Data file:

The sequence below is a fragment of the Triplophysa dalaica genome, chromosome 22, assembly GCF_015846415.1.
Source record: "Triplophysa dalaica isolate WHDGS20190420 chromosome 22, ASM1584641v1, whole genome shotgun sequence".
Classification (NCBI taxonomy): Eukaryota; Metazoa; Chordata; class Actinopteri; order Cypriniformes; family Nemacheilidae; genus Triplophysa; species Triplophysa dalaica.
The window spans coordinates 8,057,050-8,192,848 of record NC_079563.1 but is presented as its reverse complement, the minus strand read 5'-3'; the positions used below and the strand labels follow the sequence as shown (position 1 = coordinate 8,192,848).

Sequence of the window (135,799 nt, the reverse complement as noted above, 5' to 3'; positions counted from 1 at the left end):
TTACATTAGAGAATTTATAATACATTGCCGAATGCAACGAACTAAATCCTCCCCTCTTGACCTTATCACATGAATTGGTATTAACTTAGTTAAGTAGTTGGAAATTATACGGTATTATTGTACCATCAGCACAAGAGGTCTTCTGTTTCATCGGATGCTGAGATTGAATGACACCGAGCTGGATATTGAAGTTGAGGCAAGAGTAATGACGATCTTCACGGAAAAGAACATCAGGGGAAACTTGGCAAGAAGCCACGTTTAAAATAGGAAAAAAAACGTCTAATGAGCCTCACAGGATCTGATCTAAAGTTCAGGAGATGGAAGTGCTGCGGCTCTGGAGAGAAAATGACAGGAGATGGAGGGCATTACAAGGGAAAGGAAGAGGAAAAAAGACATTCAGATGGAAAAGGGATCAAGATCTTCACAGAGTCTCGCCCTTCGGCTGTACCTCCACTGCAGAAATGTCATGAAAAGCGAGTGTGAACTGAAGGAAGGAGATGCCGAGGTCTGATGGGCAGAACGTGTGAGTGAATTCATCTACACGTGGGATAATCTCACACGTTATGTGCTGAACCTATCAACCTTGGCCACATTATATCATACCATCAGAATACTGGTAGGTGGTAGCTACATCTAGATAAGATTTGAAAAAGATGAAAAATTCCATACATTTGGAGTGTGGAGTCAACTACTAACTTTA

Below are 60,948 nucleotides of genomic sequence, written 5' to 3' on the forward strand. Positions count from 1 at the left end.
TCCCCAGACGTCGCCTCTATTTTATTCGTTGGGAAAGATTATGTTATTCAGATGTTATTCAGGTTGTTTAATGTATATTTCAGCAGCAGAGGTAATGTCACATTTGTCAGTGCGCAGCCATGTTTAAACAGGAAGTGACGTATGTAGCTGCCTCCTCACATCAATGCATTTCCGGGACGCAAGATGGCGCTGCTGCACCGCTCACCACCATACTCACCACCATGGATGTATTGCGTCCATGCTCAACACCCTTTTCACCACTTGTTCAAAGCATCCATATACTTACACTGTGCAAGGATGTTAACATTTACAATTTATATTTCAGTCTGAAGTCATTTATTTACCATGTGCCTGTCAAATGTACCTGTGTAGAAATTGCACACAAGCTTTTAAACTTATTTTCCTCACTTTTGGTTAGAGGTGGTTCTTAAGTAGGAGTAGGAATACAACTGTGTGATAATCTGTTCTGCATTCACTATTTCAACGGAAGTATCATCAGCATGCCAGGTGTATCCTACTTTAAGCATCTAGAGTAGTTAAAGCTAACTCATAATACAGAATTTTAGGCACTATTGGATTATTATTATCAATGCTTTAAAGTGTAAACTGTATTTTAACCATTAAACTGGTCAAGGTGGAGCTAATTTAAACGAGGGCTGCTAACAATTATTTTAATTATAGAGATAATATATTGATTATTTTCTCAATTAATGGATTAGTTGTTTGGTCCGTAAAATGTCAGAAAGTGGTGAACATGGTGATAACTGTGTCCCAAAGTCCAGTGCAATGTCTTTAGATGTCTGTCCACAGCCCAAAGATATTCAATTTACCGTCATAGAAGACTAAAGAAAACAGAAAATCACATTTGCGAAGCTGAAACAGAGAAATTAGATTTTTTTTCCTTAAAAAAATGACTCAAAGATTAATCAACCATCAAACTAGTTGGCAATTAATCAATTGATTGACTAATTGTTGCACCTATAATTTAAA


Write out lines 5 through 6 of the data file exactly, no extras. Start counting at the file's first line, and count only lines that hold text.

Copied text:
Sequence of the window (135,799 nt, the reverse complement as noted above, 5' to 3'; positions counted from 1 at the left end):
TTACATTAGAGAATTTATAATACATTGCCGAATGCAACGAACTAAATCCTCCCCTCTTGACCTTATCACATGAATTGGTATTAACTTAGTTAAGTAGTTGGAAATTATACGGTATTATTGTACCATCAGCACAAGAGGTCTTCTGTTTCATCGGATGCTGAGATTGAATGACACCGAGCTGGATATTGAAGTTGAGGCAAGAGTAATGACGATCTTCACGGAAAAGAACATCAGGGGAAACTTGGCAAGAAGCCACGTTTAAAATAGGAAAAAAAACGTCTAATGAGCCTCACAGGATCTGATCTAAAGTTCAGGAGATGGAAGTGCTGCGGCTCTGGAGAGAAAATGACAGGAGATGGAGGGCATTACAAGGGAAAGGAAGAGGAAAAAAGACATTCAGATGGAAAAGGGATCAAGATCTTCACAGAGTCTCGCCCTTCGGCTGTACCTCCACTGCAGAAATGTCATGAAAAGCGAGTGTGAACTGAAGGAAGGAGATGCCGAGGTCTGATGGGCAGAACGTGTGAGTGAATTCATCTACACGTGGGATAATCTCACACGTTATGTGCTGAACCTATCAACCTTGGCCACATTATATCATACCATCAGAATACTGGTAGGTGGTAGCTACATCTAGATAAGATTTGAAAAAGATGAAAAATTCCATACATTTGGAGTGTGGAGTCAACTACTAACTTTA